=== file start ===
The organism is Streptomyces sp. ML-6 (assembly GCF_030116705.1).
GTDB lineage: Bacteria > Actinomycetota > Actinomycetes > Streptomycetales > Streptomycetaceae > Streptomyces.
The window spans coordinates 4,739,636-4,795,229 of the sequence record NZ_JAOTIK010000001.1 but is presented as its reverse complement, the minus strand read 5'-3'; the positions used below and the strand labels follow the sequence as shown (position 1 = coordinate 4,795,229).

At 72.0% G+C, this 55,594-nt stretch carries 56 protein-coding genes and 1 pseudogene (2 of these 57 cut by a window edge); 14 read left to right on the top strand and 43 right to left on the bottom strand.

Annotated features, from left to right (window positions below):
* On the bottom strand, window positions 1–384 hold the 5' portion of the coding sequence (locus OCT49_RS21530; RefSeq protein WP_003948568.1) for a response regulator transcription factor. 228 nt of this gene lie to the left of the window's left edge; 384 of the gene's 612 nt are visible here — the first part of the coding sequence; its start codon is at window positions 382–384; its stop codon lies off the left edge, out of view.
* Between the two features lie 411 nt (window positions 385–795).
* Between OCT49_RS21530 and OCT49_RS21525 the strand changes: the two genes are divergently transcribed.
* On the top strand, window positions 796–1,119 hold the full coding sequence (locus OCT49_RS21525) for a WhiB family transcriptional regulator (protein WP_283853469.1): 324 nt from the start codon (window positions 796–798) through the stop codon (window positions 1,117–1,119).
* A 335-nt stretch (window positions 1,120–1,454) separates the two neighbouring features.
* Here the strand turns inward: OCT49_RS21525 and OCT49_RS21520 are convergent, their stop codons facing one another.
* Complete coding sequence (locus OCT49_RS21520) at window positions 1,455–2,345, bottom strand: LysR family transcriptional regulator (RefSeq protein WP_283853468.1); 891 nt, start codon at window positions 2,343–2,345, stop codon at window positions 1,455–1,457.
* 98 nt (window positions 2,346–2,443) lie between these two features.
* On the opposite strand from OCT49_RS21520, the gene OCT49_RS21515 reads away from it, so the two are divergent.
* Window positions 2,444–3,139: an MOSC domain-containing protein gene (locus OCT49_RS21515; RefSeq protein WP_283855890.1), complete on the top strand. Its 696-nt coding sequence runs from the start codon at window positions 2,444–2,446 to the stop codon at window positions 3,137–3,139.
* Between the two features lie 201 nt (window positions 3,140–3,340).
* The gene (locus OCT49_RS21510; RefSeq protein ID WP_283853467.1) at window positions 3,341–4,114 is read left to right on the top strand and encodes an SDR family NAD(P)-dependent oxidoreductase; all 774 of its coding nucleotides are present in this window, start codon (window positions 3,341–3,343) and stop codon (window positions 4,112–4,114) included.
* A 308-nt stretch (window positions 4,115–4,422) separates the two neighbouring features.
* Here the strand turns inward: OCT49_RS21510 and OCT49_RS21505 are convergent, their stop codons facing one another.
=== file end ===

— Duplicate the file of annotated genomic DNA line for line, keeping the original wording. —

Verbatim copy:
The organism is Streptomyces sp. ML-6 (assembly GCF_030116705.1).
GTDB lineage: Bacteria > Actinomycetota > Actinomycetes > Streptomycetales > Streptomycetaceae > Streptomyces.
The window spans coordinates 4,739,636-4,795,229 of the sequence record NZ_JAOTIK010000001.1 but is presented as its reverse complement, the minus strand read 5'-3'; the positions used below and the strand labels follow the sequence as shown (position 1 = coordinate 4,795,229).

At 72.0% G+C, this 55,594-nt stretch carries 56 protein-coding genes and 1 pseudogene (2 of these 57 cut by a window edge); 14 read left to right on the top strand and 43 right to left on the bottom strand.

Annotated features, from left to right (window positions below):
* On the bottom strand, window positions 1–384 hold the 5' portion of the coding sequence (locus OCT49_RS21530; RefSeq protein WP_003948568.1) for a response regulator transcription factor. 228 nt of this gene lie to the left of the window's left edge; 384 of the gene's 612 nt are visible here — the first part of the coding sequence; its start codon is at window positions 382–384; its stop codon lies off the left edge, out of view.
* Between the two features lie 411 nt (window positions 385–795).
* Between OCT49_RS21530 and OCT49_RS21525 the strand changes: the two genes are divergently transcribed.
* On the top strand, window positions 796–1,119 hold the full coding sequence (locus OCT49_RS21525) for a WhiB family transcriptional regulator (protein WP_283853469.1): 324 nt from the start codon (window positions 796–798) through the stop codon (window positions 1,117–1,119).
* A 335-nt stretch (window positions 1,120–1,454) separates the two neighbouring features.
* Here the strand turns inward: OCT49_RS21525 and OCT49_RS21520 are convergent, their stop codons facing one another.
* Complete coding sequence (locus OCT49_RS21520) at window positions 1,455–2,345, bottom strand: LysR family transcriptional regulator (RefSeq protein WP_283853468.1); 891 nt, start codon at window positions 2,343–2,345, stop codon at window positions 1,455–1,457.
* 98 nt (window positions 2,346–2,443) lie between these two features.
* On the opposite strand from OCT49_RS21520, the gene OCT49_RS21515 reads away from it, so the two are divergent.
* Window positions 2,444–3,139: an MOSC domain-containing protein gene (locus OCT49_RS21515; RefSeq protein WP_283855890.1), complete on the top strand. Its 696-nt coding sequence runs from the start codon at window positions 2,444–2,446 to the stop codon at window positions 3,137–3,139.
* Between the two features lie 201 nt (window positions 3,140–3,340).
* The gene (locus OCT49_RS21510; RefSeq protein ID WP_283853467.1) at window positions 3,341–4,114 is read left to right on the top strand and encodes an SDR family NAD(P)-dependent oxidoreductase; all 774 of its coding nucleotides are present in this window, start codon (window positions 3,341–3,343) and stop codon (window positions 4,112–4,114) included.
* A 308-nt stretch (window positions 4,115–4,422) separates the two neighbouring features.
* Here the strand turns inward: OCT49_RS21510 and OCT49_RS21505 are convergent, their stop codons facing one another.